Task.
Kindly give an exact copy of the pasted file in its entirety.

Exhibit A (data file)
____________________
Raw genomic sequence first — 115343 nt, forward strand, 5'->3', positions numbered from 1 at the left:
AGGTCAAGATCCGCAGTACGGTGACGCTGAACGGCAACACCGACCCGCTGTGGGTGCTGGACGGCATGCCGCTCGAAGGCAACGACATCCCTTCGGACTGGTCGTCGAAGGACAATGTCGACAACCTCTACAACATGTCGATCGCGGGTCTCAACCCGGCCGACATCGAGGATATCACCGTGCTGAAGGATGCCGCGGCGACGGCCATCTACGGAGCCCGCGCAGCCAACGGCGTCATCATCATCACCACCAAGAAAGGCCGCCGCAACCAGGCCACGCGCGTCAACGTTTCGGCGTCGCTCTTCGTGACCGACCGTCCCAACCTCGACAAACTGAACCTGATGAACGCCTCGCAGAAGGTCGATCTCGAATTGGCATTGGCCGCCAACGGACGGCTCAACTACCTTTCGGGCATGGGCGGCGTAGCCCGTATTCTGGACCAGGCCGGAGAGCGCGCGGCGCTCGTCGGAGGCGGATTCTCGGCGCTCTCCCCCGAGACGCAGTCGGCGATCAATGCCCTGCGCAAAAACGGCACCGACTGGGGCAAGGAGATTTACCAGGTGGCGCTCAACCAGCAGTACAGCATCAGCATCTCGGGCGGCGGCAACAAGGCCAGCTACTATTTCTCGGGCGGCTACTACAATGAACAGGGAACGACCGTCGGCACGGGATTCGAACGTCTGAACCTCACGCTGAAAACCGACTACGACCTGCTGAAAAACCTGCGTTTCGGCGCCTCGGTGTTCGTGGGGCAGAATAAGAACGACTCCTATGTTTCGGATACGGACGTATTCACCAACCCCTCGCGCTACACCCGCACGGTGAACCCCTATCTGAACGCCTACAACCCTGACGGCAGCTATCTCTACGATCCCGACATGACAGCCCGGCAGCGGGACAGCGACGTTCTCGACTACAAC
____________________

Raw genomic sequence first — 115343 nt, forward strand, 5'->3', positions numbered from 1 at the left:
AGGTCAAGATCCGCAGTACGGTGACGCTGAACGGCAACACCGACCCGCTGTGGGTGCTGGACGGCATGCCGCTCGAAGGCAACGACATCCCTTCGGACTGGTCGTCGAAGGACAATGTCGACAACCTCTACAACATGTCGATCGCGGGTCTCAACCCGGCCGACATCGAGGATATCACCGTGCTGAAGGATGCCGCGGCGACGGCCATCTACGGAGCCCGCGCAGCCAACGGCGTCATCATCATCACCACCAAGAAAGGCCGCCGCAACCAGGCCACGCGCGTCAACGTTTCGGCGTCGCTCTTCGTGACCGACCGTCCCAACCTCGACAAACTGAACCTGATGAACGCCTCGCAGAAGGTCGATCTCGAATTGGCATTGGCCGCCAACGGACGGCTCAACTACCTTTCGGGCATGGGCGGCGTAGCCCGTATTCTGGACCAGGCCGGAGAGCGCGCGGCGCTCGTCGGAGGCGGATTCTCGGCGCTCTCCCCCGAGACGCAGTCGGCGATCAATGCCCTGCGCAAAAACGGCACCGACTGGGGCAAGGAGATTTACCAGGTGGCGCTCAACCAGCAGTACAGCATCAGCATCTCGGGCGGCGGCAACAAGGCCAGCTACTATTTCTCGGGCGGCTACTACAATGAACAGGGAACGACCGTCGGCACGGGATTCGAACGTCTGAACCTCACGCTGAAAACCGACTACGACCTGCTGAAAAACCTGCGTTTCGGCGCCTCGGTGTTCGTGGGGCAGAATAAGAACGACTCCTATGTTTCGGATACGGACGTATTCACCAACCCCTCGCGCTACACCCGCACGGTGAACCCCTATCTGAACGCCTACAACCCTGACGGCAGCTATCTCTACGATCCCGACATGACAGCCCGGCAGCGGGACAGCGACGTTCTCGACTACAAC